Ghana is offering African Americans the chance to move to Africa, with government officials telling them to “come home” and leave a place where they are not wanted.
The west African country’s coast was historically a slave-trading hub. Last year, Ghana ran a tourism campaign called the “Year of Return”, which marked 400 years since the first slave ship reached America.
It was aimed at getting people with Ghanaian or African roots to come back and spend money through investment or tourism, and highlighted trips by celebrities including actor Idris Elba, model Naomi Campbell and musician Cardi B.
The death of African-American man George Floyd in police custody on May 25th, which led to protests across the US and much of the world, has prompted Ghanaian politicians to renew their call-outs to people of African descent.
In a statement after Floyd’s death, Ghanaian president Nana Akufo-Addo said “it cannot be right that in the 21st century, the USA, this great bastion of democracy, continues to grapple with the problem of systematic racism”.
In June, following a wreath-laying ceremony in the capital city, Accra, in honour of Floyd, minister of tourism, Barbara Oteng-Gyasi, said: “We continue to open our arms and invite all our brothers and sisters home.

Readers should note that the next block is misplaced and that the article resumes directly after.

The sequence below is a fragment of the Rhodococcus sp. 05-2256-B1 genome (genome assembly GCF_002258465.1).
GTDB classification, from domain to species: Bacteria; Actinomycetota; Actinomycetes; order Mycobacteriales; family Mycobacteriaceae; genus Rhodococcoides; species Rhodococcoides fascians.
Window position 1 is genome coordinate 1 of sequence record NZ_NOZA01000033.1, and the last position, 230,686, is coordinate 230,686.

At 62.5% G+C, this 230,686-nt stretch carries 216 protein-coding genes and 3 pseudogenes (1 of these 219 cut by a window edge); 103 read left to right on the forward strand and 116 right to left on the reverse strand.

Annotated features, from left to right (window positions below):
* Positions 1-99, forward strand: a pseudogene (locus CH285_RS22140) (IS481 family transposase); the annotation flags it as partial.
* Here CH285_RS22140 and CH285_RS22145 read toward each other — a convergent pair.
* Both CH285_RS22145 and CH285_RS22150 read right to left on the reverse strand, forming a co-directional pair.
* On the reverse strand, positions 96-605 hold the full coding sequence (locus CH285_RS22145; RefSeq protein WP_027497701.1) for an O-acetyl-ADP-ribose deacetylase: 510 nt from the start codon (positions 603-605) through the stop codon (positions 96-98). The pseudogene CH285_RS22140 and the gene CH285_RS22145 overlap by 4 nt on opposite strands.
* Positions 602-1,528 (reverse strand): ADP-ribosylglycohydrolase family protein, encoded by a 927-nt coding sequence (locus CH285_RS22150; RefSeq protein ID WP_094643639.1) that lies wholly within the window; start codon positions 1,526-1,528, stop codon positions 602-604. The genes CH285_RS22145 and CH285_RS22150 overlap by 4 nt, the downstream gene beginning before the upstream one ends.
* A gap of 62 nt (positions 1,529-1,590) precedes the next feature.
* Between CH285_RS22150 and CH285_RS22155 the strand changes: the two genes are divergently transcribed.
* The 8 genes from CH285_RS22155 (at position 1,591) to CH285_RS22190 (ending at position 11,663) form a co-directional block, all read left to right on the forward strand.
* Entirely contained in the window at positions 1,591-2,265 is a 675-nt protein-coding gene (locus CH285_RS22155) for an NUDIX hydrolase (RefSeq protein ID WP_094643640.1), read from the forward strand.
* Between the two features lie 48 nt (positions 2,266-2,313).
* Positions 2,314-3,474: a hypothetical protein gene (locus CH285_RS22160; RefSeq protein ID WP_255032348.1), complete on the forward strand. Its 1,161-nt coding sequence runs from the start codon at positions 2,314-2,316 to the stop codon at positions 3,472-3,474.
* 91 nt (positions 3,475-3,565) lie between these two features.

“We have our arms wide open, ready to welcome you home. Please take advantage, come home, build a life in Ghana. You do not have to stay where you are not wanted forever, you have a choice and Africa is waiting for you,” she said.
The Ghanaian government has now earmarked 200 hectares (500 acres) of land, which could provide space be enough for 1,500 families, according to a report in the Washington Post.
“We want to remind our kin over there that there is a place you can escape to,” Ghana Tourism Authority chief executive Akwasi Agyeman told the newspaper.
American comedian and online influencer Jay Versace said in a tweet last month that he knows a large amount of people who are moving to Ghana, or have already gone.
“This is crazy, I guess we [are] really leaving,” he said.
Ghana became independent from Britain in 1957. Of its roughly 30 million population, more than 3,000 are African-Americans or people of Caribbean descent, according to 2014 estimates. Last November, 126 African-Americans and Afro-Caribbean became citizens in a ceremony held as part of the ‘“Year of Return’”.
However, some Ghanaian activists have criticized the government, saying police brutality is an issue in Ghana too. On June 6th, a Black Lives Matter demonstration in Accra was broken up by police and its organiser, Ernesto Yeboah, was arrested.